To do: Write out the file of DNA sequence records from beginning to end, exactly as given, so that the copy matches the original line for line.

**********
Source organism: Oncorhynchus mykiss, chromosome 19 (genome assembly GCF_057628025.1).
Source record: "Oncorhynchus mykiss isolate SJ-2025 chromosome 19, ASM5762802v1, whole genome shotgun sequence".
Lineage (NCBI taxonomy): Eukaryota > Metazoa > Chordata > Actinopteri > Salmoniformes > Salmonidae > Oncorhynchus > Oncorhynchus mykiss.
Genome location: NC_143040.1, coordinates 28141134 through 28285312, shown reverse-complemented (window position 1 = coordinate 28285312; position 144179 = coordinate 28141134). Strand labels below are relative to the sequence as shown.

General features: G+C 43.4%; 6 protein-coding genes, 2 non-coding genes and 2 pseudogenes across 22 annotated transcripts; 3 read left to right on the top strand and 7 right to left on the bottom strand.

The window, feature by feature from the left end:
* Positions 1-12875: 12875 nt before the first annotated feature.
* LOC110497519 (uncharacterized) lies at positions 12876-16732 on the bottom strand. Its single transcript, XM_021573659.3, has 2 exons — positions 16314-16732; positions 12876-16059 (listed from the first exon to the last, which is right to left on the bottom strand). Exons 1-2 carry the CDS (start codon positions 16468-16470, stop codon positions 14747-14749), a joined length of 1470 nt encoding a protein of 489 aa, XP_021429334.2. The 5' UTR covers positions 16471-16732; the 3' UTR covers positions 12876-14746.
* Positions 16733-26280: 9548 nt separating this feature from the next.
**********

Source organism: Oncorhynchus mykiss, chromosome 19 (genome assembly GCF_057628025.1).
Source record: "Oncorhynchus mykiss isolate SJ-2025 chromosome 19, ASM5762802v1, whole genome shotgun sequence".
Lineage (NCBI taxonomy): Eukaryota > Metazoa > Chordata > Actinopteri > Salmoniformes > Salmonidae > Oncorhynchus > Oncorhynchus mykiss.
Genome location: NC_143040.1, coordinates 28141134 through 28285312, shown reverse-complemented (window position 1 = coordinate 28285312; position 144179 = coordinate 28141134). Strand labels below are relative to the sequence as shown.

General features: G+C 43.4%; 6 protein-coding genes, 2 non-coding genes and 2 pseudogenes across 22 annotated transcripts; 3 read left to right on the top strand and 7 right to left on the bottom strand.

The window, feature by feature from the left end:
* Positions 1-12875: 12875 nt before the first annotated feature.
* LOC110497519 (uncharacterized) lies at positions 12876-16732 on the bottom strand. Its single transcript, XM_021573659.3, has 2 exons — positions 16314-16732; positions 12876-16059 (listed from the first exon to the last, which is right to left on the bottom strand). Exons 1-2 carry the CDS (start codon positions 16468-16470, stop codon positions 14747-14749), a joined length of 1470 nt encoding a protein of 489 aa, XP_021429334.2. The 5' UTR covers positions 16471-16732; the 3' UTR covers positions 12876-14746.
* Positions 16733-26280: 9548 nt separating this feature from the next.